At this reception, where photographs of Patrick were laid on a table at the front of the reception hall next to his newly awarded medals, there was no
talk of noble causes and of grateful Iraqis, of widows who should content themselves with the stiffly-folded Stars and Stripes flag that had covered the
coffin. Indeed, not only was there no sign of Mr Bush but neither of the two-star general, who could have come straight from the stanzas of a Wilfred
Owen poem.

Instead it was up to Patrick's friends, his work colleagues, the mothers of his friends, to remember the young man who had lost his life thousands of
miles from his home. Patrick had never planned on going to Iraq, they said. He had been eager to join the National Guard in the aftermath of the
attacks of 11 September 2001 and was happy enough to do the training. He had hoped the extra money would pay for his children, Patrick Jnr and
Janessa, to have the university education on which he had missed out.
But he had also thought about the Iraqi children, said his friends. When he left for Iraq in March he took with him a specially-made T-shirt with a picture
of his children on the front and of Iraqi children on the back. "I'm going for my children and for these children as well," it read.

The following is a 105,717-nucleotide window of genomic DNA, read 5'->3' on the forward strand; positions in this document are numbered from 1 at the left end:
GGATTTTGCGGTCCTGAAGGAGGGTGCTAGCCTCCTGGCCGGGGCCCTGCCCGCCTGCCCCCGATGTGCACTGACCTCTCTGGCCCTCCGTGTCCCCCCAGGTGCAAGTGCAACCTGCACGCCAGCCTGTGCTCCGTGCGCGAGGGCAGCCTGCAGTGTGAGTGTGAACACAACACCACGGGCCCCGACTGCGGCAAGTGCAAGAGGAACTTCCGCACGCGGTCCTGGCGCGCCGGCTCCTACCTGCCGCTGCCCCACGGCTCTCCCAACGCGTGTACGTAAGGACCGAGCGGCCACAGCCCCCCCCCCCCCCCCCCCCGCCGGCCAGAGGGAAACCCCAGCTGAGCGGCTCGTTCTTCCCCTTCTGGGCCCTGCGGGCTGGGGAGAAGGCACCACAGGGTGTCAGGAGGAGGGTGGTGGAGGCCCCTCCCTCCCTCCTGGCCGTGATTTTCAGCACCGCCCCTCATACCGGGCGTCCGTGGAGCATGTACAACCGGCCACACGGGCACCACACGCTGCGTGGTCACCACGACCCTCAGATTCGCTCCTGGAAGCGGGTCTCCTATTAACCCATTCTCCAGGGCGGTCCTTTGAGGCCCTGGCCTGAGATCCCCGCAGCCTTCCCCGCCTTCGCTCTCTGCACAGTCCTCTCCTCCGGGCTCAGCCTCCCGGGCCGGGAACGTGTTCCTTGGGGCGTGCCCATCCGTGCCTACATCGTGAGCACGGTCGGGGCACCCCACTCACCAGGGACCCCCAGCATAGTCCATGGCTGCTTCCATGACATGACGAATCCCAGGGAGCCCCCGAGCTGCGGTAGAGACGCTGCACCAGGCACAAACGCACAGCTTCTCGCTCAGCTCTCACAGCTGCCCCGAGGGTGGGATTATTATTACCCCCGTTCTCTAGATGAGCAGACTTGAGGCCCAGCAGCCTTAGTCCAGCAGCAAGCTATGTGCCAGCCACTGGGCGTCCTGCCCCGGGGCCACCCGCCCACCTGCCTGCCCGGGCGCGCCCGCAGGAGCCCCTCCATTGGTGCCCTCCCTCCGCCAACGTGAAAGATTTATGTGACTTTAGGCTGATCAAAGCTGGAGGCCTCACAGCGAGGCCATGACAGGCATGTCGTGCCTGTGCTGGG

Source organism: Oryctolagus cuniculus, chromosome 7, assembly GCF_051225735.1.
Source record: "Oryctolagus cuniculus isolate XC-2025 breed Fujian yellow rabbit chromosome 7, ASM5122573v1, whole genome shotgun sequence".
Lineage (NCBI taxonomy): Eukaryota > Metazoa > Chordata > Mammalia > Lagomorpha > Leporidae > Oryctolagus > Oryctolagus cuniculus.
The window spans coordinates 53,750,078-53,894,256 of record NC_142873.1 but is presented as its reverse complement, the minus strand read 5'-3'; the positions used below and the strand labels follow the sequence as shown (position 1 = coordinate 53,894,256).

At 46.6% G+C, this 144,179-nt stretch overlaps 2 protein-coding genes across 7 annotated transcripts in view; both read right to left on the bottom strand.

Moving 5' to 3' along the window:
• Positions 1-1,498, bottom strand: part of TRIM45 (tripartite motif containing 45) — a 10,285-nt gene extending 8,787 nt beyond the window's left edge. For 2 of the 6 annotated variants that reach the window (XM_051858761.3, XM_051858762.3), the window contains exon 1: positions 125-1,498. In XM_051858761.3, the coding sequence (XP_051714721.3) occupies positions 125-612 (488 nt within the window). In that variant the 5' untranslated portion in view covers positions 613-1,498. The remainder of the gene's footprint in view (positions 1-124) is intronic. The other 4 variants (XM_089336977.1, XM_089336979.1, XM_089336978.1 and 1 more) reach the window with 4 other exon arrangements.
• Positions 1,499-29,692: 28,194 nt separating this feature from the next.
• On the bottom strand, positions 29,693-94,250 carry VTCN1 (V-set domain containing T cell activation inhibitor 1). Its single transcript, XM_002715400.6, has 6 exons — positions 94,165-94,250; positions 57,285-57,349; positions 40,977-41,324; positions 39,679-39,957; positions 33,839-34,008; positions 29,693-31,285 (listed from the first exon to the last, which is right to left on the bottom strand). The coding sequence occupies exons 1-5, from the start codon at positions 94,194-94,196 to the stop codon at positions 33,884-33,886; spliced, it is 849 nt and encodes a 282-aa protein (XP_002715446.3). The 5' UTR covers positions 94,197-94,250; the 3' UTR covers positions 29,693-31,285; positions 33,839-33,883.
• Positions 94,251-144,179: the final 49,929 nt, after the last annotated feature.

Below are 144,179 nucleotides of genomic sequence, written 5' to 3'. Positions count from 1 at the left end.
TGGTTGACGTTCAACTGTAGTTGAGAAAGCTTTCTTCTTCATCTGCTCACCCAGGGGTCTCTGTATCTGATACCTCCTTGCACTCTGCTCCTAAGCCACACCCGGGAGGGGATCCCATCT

Marlene Cather, the manager of the car body repair shop in Palo Alto where Patrick had worked for 10 years, picked up a microphone placed at the
front of the hall and remembered a young man with the best people skills in the shop. "That is why we put him at the 'meet and greet desk' near the
door," she said.
Betty Bussell, mother of Patrick's school friend Jim, remembered him and the other boys coming round to her house to watch sport on television. "He
used to call me Mrs Bus," she laughed. She said she always thought of Patrick when she remembered that name. A woman called Grace who walked
with a stick said she was certain that Patrick was present. "We have lost a young man but we have a special angel up in heaven," she said.
The afternoon wore on, plates were cleared from tables, and then Patrick's mother got up from her seat and walked to the front of the hall.
Nadia McCaffrey knew a thing or two about death. By her own reckoning she had almost died on three occasions - the first when she was a